In 1924, a title designer and budding writer/director named Alfred Hitchcock took the unpublished novel “Children of Chance” and adapted it into The White Shadow for director Graham Cutts. He had worked previously as assistant director and writer under Cutts for 1923’s massive success Woman to Woman, and it was these first in a handful of projects for Cutts that led to him directing his first feature in 1925. Until recently, The White Shadow was thought lost, but a discovery in New Zealand and arduous work from the National Film Preservation Foundation have made most of the print available.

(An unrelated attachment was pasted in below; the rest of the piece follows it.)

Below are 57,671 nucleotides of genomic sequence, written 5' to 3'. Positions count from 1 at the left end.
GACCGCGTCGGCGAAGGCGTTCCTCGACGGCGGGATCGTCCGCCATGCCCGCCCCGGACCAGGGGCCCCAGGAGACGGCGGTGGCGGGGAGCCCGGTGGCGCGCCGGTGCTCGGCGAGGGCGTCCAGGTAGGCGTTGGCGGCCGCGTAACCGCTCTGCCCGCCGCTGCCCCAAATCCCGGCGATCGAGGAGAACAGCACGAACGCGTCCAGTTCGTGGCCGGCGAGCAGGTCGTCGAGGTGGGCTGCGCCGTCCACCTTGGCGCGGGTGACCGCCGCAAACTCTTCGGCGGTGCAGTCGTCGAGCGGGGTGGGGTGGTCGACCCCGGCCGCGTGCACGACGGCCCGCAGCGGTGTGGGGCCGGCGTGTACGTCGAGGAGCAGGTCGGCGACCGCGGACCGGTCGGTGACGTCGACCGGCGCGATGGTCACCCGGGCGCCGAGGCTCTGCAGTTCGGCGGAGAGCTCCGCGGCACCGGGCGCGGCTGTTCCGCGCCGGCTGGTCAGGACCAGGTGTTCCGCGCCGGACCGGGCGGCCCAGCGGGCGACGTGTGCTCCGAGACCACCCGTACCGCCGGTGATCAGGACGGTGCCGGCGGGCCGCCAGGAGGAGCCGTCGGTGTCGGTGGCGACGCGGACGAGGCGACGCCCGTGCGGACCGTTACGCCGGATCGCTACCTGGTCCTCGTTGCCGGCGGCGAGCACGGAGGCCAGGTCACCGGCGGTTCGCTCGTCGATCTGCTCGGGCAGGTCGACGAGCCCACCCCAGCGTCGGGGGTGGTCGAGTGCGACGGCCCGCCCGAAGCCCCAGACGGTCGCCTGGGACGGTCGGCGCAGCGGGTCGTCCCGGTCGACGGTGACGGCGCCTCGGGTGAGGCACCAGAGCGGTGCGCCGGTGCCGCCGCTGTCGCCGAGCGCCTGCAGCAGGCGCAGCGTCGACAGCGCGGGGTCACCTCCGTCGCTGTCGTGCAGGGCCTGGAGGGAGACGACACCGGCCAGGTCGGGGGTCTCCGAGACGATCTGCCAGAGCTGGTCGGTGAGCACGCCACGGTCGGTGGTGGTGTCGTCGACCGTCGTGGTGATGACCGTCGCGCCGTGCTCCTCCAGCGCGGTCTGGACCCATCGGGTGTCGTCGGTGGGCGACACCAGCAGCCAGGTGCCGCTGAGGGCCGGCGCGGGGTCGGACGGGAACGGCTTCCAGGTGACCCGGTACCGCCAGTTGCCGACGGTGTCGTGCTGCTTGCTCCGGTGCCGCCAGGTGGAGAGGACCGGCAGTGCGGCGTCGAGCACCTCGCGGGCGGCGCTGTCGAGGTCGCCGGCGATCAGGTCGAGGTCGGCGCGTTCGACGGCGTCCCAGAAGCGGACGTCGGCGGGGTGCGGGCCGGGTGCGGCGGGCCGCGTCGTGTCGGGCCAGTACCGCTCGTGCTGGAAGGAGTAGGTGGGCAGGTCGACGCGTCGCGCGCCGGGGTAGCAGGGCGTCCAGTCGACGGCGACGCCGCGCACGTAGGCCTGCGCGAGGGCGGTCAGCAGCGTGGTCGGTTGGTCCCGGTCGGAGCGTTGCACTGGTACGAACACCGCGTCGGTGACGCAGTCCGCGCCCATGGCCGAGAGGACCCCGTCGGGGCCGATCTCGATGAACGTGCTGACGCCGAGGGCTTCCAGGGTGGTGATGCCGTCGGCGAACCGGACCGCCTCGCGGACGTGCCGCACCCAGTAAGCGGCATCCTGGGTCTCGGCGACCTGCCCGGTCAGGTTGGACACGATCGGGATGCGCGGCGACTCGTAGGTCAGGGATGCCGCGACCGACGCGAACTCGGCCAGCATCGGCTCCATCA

Sadly, the print isn’t complete, but over 40 minutes have survived that show off the early promise that Hitchcock would later fulfill as a visual genius and a master of suspense storytelling. Plus, the online screening room comes with a ton of detailed information from critic David Sterritt about how the film came about and how, even though it flopped, Hitchcock went on to build a sterling career.
It’s a huge find and an intriguing piece of film history that we can thankfully see firsthand. Hopefully someone will find the final three reels somewhere, and we’ll have a complete experience – a new, old Hitchcock piece to enjoy.